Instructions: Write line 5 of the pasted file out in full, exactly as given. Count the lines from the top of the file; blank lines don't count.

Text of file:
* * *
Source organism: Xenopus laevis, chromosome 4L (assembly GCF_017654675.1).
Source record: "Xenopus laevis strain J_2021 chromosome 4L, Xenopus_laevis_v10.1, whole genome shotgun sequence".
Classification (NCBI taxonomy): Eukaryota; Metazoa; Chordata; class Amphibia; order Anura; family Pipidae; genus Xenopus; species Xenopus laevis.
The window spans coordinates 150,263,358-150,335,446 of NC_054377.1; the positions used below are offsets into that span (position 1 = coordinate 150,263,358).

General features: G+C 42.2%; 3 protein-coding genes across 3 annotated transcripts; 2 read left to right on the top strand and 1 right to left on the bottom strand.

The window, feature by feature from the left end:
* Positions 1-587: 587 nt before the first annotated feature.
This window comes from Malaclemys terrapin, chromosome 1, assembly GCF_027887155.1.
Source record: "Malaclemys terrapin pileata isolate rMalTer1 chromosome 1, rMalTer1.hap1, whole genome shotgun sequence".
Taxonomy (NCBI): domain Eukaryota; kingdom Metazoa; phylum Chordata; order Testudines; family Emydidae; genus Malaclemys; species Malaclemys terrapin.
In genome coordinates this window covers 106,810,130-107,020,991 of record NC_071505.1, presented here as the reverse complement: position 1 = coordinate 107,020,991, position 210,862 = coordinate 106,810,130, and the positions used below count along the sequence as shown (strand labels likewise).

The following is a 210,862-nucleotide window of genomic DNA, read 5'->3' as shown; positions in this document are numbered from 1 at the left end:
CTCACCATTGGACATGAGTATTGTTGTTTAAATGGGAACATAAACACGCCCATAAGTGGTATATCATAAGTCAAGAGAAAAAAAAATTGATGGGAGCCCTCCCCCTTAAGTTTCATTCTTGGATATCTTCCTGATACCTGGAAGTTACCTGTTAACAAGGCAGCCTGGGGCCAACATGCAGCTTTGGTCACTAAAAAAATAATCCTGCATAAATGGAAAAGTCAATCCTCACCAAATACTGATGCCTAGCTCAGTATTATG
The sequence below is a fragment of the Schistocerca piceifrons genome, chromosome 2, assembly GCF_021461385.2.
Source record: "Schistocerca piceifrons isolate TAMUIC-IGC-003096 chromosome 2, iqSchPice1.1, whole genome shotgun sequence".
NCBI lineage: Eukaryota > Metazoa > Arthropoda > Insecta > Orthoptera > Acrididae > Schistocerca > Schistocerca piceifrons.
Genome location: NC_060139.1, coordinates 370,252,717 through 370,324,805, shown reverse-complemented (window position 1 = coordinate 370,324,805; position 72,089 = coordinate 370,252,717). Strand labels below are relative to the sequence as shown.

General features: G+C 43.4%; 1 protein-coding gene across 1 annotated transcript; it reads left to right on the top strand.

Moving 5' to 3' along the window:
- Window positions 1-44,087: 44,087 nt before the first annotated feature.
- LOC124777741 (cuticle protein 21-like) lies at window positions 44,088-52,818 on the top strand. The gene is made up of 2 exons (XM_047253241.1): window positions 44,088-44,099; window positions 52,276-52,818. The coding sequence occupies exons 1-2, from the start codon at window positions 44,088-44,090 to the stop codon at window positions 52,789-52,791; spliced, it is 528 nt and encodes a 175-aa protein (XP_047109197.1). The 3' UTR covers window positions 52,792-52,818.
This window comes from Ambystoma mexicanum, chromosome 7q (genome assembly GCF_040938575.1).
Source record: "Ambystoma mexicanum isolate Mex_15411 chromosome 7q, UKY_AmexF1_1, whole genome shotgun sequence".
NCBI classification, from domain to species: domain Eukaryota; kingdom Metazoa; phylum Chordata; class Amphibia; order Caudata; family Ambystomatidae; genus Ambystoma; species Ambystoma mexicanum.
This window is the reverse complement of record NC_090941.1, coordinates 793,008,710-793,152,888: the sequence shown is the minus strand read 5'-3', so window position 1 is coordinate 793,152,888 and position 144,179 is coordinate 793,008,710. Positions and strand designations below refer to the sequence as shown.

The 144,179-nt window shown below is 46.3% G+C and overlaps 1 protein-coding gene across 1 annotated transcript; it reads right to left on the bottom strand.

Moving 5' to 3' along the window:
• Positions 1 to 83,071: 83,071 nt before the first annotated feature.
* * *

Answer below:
General features: G+C 42.2%; 3 protein-coding genes across 3 annotated transcripts; 2 read left to right on the top strand and 1 right to left on the bottom strand.